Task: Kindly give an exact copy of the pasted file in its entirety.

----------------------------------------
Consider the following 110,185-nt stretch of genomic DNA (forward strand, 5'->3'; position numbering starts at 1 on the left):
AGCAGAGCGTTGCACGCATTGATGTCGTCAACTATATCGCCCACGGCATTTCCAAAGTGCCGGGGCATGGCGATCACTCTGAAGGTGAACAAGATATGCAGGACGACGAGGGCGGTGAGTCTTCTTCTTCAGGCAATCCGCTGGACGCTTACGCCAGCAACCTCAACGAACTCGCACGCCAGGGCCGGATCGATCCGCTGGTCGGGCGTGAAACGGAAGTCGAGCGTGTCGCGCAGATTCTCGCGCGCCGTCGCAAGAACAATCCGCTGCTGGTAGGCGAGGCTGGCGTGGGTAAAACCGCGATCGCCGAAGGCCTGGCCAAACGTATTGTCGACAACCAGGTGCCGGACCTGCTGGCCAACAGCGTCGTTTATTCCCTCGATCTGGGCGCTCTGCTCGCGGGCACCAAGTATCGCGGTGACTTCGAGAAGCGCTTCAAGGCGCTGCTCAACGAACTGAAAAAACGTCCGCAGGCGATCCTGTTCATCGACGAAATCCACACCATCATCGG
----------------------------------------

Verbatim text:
Consider the following 110,185-nt stretch of genomic DNA (forward strand, 5'->3'; position numbering starts at 1 on the left):
AGCAGAGCGTTGCACGCATTGATGTCGTCAACTATATCGCCCACGGCATTTCCAAAGTGCCGGGGCATGGCGATCACTCTGAAGGTGAACAAGATATGCAGGACGACGAGGGCGGTGAGTCTTCTTCTTCAGGCAATCCGCTGGACGCTTACGCCAGCAACCTCAACGAACTCGCACGCCAGGGCCGGATCGATCCGCTGGTCGGGCGTGAAACGGAAGTCGAGCGTGTCGCGCAGATTCTCGCGCGCCGTCGCAAGAACAATCCGCTGCTGGTAGGCGAGGCTGGCGTGGGTAAAACCGCGATCGCCGAAGGCCTGGCCAAACGTATTGTCGACAACCAGGTGCCGGACCTGCTGGCCAACAGCGTCGTTTATTCCCTCGATCTGGGCGCTCTGCTCGCGGGCACCAAGTATCGCGGTGACTTCGAGAAGCGCTTCAAGGCGCTGCTCAACGAACTGAAAAAACGTCCGCAGGCGATCCTGTTCATCGACGAAATCCACACCATCATCGG